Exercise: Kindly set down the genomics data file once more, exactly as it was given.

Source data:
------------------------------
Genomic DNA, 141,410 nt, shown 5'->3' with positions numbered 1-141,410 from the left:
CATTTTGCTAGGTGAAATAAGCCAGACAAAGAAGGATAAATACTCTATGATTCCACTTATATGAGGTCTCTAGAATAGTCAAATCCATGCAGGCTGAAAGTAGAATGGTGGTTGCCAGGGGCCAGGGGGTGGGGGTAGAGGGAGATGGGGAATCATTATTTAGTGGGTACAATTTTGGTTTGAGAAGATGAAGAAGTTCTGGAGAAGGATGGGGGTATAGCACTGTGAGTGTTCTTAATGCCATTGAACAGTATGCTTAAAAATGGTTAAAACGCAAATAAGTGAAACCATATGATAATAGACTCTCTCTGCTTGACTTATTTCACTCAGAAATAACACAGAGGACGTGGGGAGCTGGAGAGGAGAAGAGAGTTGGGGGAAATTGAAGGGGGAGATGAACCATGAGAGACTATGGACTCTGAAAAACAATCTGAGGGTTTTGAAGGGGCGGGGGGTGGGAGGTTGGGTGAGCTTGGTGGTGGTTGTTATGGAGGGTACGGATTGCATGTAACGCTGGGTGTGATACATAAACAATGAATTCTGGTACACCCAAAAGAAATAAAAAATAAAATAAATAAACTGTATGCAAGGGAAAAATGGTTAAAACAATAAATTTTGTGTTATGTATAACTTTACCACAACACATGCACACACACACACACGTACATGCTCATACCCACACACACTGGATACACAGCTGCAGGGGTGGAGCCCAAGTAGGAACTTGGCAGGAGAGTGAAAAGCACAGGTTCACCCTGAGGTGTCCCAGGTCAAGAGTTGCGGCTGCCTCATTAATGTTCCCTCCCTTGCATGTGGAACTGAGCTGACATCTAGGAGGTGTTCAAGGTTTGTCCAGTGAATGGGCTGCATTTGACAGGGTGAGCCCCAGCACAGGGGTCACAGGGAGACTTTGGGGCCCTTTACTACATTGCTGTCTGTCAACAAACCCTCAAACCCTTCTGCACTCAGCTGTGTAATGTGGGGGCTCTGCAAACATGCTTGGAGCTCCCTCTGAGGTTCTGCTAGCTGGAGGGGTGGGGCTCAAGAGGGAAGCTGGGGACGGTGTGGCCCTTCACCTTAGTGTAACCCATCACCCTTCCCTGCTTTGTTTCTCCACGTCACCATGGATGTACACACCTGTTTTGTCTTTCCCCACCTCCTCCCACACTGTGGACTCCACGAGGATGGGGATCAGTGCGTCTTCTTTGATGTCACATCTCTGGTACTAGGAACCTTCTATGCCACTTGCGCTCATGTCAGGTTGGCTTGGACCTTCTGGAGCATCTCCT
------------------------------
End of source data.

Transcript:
Genomic DNA, 141,410 nt, shown 5'->3' with positions numbered 1-141,410 from the left:
CATTTTGCTAGGTGAAATAAGCCAGACAAAGAAGGATAAATACTCTATGATTCCACTTATATGAGGTCTCTAGAATAGTCAAATCCATGCAGGCTGAAAGTAGAATGGTGGTTGCCAGGGGCCAGGGGGTGGGGGTAGAGGGAGATGGGGAATCATTATTTAGTGGGTACAATTTTGGTTTGAGAAGATGAAGAAGTTCTGGAGAAGGATGGGGGTATAGCACTGTGAGTGTTCTTAATGCCATTGAACAGTATGCTTAAAAATGGTTAAAACGCAAATAAGTGAAACCATATGATAATAGACTCTCTCTGCTTGACTTATTTCACTCAGAAATAACACAGAGGACGTGGGGAGCTGGAGAGGAGAAGAGAGTTGGGGGAAATTGAAGGGGGAGATGAACCATGAGAGACTATGGACTCTGAAAAACAATCTGAGGGTTTTGAAGGGGCGGGGGGTGGGAGGTTGGGTGAGCTTGGTGGTGGTTGTTATGGAGGGTACGGATTGCATGTAACGCTGGGTGTGATACATAAACAATGAATTCTGGTACACCCAAAAGAAATAAAAAATAAAATAAATAAACTGTATGCAAGGGAAAAATGGTTAAAACAATAAATTTTGTGTTATGTATAACTTTACCACAACACATGCACACACACACACACGTACATGCTCATACCCACACACACTGGATACACAGCTGCAGGGGTGGAGCCCAAGTAGGAACTTGGCAGGAGAGTGAAAAGCACAGGTTCACCCTGAGGTGTCCCAGGTCAAGAGTTGCGGCTGCCTCATTAATGTTCCCTCCCTTGCATGTGGAACTGAGCTGACATCTAGGAGGTGTTCAAGGTTTGTCCAGTGAATGGGCTGCATTTGACAGGGTGAGCCCCAGCACAGGGGTCACAGGGAGACTTTGGGGCCCTTTACTACATTGCTGTCTGTCAACAAACCCTCAAACCCTTCTGCACTCAGCTGTGTAATGTGGGGGCTCTGCAAACATGCTTGGAGCTCCCTCTGAGGTTCTGCTAGCTGGAGGGGTGGGGCTCAAGAGGGAAGCTGGGGACGGTGTGGCCCTTCACCTTAGTGTAACCCATCACCCTTCCCTGCTTTGTTTCTCCACGTCACCATGGATGTACACACCTGTTTTGTCTTTCCCCACCTCCTCCCACACTGTGGACTCCACGAGGATGGGGATCAGTGCGTCTTCTTTGATGTCACATCTCTGGTACTAGGAACCTTCTATGCCACTTGCGCTCATGTCAGGTTGGCTTGGACCTTCTGGAGCATCTCCT